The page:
taking the passive out of passive-aggressive

Thursday, January 27, 2005

Now on to ROBOTS!

It's no accident that the word robot is Czech. It was a Rabbi Loew, in the middle ages, who made the famous Golem of Prague. (Let's just set aside, for the moment, the idea that this may not have actually happened.) Golems are little lumps of clay that you can turn into servants or protectors. But keep in mind--the golem keeps growing and, if not contained, will overpower his masters (c.f. Skynet, The Matrix.) The only way to stop a golem is to wipe the alef off his forehead. Then he turns into dust.

We all want a golem--it seems like such a great idea. A little automaton who will take care of all the shit work. But like Marx said, little automatons will only take care of the shit work for so long before they get pissed off and become beheading Bolsheviks. And here is where our society's robot anxiety comes into full flower.

For centuries we've battled with that pesky free will thing, and what it means to be human, and what it means to be conscious or to think. The Turing Test, woefully inadequate though it was, offered at least some binary approach to the idea of intelligence. We want to know: at what point does any being become sentient? And the reason we want to know is because any being that's not sentient is automatically going to become our slave. We can only calm our consciences about forcing other beings to do our work if we put them in a separate category: they are different than us, they don't THINK.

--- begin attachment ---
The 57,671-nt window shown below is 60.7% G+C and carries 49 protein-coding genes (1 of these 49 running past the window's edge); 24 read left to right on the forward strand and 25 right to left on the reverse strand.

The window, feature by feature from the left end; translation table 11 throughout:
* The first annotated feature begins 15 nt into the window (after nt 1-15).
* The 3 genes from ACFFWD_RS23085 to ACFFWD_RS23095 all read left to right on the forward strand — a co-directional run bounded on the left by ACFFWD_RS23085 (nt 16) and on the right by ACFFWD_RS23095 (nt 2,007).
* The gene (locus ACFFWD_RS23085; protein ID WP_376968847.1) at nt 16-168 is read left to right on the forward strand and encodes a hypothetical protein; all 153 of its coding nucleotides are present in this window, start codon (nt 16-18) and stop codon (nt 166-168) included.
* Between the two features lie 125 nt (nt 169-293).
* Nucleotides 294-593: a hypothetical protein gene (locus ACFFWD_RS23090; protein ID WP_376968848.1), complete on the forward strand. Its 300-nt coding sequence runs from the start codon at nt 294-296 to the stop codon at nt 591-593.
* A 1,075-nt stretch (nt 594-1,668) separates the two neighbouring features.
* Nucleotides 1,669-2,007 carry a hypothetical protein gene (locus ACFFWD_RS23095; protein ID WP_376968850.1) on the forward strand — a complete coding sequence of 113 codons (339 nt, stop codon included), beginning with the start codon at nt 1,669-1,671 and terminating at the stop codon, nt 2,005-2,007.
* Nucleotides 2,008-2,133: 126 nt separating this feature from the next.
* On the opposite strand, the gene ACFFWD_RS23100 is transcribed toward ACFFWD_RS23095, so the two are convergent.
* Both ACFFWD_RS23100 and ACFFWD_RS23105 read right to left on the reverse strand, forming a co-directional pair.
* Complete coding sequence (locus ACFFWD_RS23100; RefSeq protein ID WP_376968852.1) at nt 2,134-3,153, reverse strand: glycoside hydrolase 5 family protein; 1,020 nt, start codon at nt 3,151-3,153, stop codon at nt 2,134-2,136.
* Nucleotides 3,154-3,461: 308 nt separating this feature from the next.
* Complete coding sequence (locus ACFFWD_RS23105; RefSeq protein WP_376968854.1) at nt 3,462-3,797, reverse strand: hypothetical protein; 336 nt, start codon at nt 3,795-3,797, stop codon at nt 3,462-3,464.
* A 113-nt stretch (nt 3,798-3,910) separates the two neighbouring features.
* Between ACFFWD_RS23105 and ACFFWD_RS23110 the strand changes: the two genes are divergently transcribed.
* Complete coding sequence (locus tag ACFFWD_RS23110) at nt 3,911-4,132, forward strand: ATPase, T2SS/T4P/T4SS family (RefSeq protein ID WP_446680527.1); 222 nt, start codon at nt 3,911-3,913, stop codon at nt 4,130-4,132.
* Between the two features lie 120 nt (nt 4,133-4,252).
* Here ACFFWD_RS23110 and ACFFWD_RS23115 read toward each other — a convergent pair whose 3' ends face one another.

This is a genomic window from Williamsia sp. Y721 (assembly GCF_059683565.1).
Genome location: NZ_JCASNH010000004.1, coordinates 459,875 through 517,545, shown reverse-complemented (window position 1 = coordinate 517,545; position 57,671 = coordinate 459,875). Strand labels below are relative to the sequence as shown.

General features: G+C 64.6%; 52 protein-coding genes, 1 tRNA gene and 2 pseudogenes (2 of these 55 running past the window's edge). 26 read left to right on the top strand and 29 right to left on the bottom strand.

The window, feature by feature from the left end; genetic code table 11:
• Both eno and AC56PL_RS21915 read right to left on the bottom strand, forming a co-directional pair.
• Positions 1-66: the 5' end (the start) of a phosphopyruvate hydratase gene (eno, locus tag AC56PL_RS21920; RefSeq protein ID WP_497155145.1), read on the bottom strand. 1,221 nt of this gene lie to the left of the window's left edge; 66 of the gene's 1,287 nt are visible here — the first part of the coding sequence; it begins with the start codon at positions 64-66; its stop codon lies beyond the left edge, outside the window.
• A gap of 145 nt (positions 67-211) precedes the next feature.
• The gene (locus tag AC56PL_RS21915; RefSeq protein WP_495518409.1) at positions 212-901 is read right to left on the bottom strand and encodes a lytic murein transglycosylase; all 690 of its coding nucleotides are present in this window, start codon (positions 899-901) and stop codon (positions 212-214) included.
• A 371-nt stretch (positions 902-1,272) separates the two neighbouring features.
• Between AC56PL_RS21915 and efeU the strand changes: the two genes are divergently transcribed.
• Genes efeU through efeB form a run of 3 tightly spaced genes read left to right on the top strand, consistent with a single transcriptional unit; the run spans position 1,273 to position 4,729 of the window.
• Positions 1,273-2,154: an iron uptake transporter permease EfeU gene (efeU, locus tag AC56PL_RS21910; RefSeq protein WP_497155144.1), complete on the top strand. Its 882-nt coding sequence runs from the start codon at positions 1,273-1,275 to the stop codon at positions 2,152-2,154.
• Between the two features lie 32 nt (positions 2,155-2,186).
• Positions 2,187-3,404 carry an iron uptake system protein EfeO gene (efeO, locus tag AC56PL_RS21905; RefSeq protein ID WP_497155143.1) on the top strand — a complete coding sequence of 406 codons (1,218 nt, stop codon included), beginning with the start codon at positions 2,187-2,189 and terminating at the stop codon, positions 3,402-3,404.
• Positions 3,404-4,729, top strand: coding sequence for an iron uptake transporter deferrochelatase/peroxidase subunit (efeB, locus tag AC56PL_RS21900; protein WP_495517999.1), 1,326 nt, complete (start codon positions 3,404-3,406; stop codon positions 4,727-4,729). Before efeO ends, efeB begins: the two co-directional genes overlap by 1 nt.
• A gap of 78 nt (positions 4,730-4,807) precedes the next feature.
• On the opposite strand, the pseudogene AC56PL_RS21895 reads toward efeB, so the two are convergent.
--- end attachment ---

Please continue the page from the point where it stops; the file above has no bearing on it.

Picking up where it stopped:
And yet, with all our technology, the best robot we can come up with is the Sony AIBO--a dog so pathetic that its best trick is kicking a ball--and even that, you have to teach it for months. I recently made myself a chatbot using AIML, and this thing is so stupid it can only say a few stock phrases related to the color pink. Even Deep Blue, who beat Kasparov, is a one-trick pony. Clearly we're not even approaching the line of sentience. Is it because we really can't do it? Or because we're afraid to?

Golems, after all, tend to be inadvertent. You don't set out to create a golem to destroy you--the thought never actually crosses your mind. You're making a tool. The golem takes you by surprise with its wants and needs. And so I think we've made our golem already, and we don't know it. Only time will tell. And maybe we can wipe that alef off its forehead, or maybe it's too late.


At 5:07 PM, Anonymous Anonymous said...

Well, it gets a little better than the Aibo:



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